A curiously astute piece appears in The Telegraph today, written by the tea boy, Stephen Bush. It is a half-decent summary of all the things I have now been saying for months. It comes as no surprise that their assistant comment editor has a greater command of reality than their superstar columnists, such as Benedict Brogan, who appears to have lost the plot completely. Bush's analysis is fairly on the money - but one can disagree with one of his conclusions:
"Eventually people stop seeing Nigel Farage, the libertarian and Establishment scourge, and see another Nigel Farage, a man who seems to spend a lot of his time surrounded by racists. That’s not the media’s fault, and it’s not entirely Ukip’s either. This is what happens in small parties; particularly to small parties that become powerful parties very quickly."Bush is quite wrong. It is 100% Ukip's fault. Or rather it is Farage's fault for sacrificing sustainable growth for short term electoral gains. What was once a growing movement is now a generic dustbin for protest votes with nowhere to go. J'accuse Farage, for it is he who, by his own admission, chased the BNP vote to bring about this more or less irrelevant euro-election landslide. On paper it looks like a victory but in the broader analysis, Farage has created a protest bubble that will burst in due course because, as Bush points out, there is little in the party make-up to unite the disparate strands of its membership.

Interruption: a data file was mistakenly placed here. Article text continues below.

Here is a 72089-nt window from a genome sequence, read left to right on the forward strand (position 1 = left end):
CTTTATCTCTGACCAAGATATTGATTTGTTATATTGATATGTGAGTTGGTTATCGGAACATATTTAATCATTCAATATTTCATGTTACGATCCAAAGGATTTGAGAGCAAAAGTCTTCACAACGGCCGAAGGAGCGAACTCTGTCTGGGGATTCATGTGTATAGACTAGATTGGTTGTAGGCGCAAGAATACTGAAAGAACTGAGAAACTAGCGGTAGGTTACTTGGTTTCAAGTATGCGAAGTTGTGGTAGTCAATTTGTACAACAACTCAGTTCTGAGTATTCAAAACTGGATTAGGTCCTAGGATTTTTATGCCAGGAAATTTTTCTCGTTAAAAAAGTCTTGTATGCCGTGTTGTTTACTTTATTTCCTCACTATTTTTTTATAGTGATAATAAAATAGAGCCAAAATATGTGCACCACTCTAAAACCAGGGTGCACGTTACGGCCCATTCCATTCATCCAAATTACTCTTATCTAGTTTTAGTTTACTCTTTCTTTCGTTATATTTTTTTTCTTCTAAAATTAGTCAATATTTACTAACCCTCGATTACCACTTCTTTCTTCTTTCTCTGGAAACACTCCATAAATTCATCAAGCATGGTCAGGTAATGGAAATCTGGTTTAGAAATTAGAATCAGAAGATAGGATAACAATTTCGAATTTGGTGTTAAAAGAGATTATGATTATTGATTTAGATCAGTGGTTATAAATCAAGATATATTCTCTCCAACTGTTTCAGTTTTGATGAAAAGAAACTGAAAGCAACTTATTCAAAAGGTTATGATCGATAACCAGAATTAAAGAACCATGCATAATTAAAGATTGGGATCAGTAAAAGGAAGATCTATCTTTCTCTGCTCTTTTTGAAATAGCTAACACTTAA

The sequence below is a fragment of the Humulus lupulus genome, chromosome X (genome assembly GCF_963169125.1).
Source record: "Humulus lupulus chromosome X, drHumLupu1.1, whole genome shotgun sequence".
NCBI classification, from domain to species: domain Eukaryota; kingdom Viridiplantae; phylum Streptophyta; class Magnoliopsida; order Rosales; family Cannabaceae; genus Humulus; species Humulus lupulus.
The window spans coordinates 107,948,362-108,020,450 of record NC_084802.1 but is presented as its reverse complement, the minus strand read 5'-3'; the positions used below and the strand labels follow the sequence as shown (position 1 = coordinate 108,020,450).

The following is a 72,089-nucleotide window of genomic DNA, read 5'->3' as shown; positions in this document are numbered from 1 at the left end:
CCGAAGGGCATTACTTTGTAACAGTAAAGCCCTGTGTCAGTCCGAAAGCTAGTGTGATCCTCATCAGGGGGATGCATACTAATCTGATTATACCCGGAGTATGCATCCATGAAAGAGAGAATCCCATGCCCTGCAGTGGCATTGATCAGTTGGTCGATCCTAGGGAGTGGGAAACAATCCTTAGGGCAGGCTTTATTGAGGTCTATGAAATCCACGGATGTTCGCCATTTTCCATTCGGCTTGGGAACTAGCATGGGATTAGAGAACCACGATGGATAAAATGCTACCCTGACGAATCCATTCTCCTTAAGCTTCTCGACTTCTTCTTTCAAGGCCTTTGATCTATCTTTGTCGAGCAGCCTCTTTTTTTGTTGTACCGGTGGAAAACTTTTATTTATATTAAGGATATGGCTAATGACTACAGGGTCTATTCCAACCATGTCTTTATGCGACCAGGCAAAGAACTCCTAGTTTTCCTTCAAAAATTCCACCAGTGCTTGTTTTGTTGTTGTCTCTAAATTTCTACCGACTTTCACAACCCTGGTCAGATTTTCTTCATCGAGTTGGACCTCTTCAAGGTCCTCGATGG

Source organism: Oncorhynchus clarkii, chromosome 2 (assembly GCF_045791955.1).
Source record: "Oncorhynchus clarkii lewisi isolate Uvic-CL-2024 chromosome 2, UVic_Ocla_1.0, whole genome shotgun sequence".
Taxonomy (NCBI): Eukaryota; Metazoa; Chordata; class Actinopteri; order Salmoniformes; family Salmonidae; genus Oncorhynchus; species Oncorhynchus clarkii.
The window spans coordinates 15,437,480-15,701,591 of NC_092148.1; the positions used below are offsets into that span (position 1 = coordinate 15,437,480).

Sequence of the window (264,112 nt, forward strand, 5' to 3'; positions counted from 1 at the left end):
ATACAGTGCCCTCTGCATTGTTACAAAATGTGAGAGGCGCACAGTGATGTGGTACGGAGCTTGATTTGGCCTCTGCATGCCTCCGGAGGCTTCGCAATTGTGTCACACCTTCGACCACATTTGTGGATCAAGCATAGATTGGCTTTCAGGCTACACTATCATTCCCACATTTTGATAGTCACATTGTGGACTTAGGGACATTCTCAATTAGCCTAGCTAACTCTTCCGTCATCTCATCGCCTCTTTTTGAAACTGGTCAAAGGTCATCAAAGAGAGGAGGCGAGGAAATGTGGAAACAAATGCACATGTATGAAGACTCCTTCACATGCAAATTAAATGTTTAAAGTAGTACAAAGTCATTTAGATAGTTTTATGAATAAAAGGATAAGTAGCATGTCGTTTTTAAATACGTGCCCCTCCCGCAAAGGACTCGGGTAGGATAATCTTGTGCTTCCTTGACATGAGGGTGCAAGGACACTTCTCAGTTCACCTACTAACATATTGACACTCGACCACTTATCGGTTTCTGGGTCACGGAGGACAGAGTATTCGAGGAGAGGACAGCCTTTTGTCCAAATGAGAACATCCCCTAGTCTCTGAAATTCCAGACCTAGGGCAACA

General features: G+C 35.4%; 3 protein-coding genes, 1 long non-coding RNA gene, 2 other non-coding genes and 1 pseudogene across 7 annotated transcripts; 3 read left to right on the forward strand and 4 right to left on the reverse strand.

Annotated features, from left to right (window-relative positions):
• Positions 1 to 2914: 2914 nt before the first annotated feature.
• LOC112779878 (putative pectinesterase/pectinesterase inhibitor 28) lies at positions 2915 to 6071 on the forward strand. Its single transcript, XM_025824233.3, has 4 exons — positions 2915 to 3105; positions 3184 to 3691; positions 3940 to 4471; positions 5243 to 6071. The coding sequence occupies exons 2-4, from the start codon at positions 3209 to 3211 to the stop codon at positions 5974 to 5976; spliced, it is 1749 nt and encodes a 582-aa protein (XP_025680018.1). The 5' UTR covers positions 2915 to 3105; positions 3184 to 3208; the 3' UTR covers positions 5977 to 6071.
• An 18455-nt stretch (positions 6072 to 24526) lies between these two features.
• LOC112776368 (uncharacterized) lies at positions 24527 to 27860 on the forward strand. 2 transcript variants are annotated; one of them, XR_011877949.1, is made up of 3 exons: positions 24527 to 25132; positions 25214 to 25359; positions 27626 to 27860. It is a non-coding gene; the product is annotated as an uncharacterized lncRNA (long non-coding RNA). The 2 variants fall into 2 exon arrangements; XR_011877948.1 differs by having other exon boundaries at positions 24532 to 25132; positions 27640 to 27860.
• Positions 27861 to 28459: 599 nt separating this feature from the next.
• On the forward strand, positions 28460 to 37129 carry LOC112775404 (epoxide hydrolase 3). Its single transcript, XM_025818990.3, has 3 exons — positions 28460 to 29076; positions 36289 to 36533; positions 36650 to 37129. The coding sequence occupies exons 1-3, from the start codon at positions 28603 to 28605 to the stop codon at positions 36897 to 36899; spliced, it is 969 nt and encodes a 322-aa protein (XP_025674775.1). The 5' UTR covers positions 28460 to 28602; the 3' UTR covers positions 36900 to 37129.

What we are seeing, therefore, is Ukip riding two horses and running two strategies which are incompatible with each other. It is now neither one thing nor the other. The consequence is that Ukip's growth has hit its high water mark, and now it has undermined its own values so that it has nothing to stand on - and has no constituency to grow, other than to continue massaging disaffection. That has an inherent glass-ceiling as the BNP demonstrated, especially when you're grubbing in the gutters for votes. What could have been a new force in British politics will now be a footnote in electoral history.
The sudden rise of the Ukip bubble has triggered a timely and necessary debate in the culture war waged by the establishment as to what we plebs are allowed to think, but the mistake for eurosceptics is to think that this debate is coupled with our EU membership. It is not. That is a whole other debate and it is a debate we could very easily lose - and Ukip is not helping matters. Rally around Ukip if you must (and I wouldn't blame you), but that fight does not bring us closer to leaving the EU.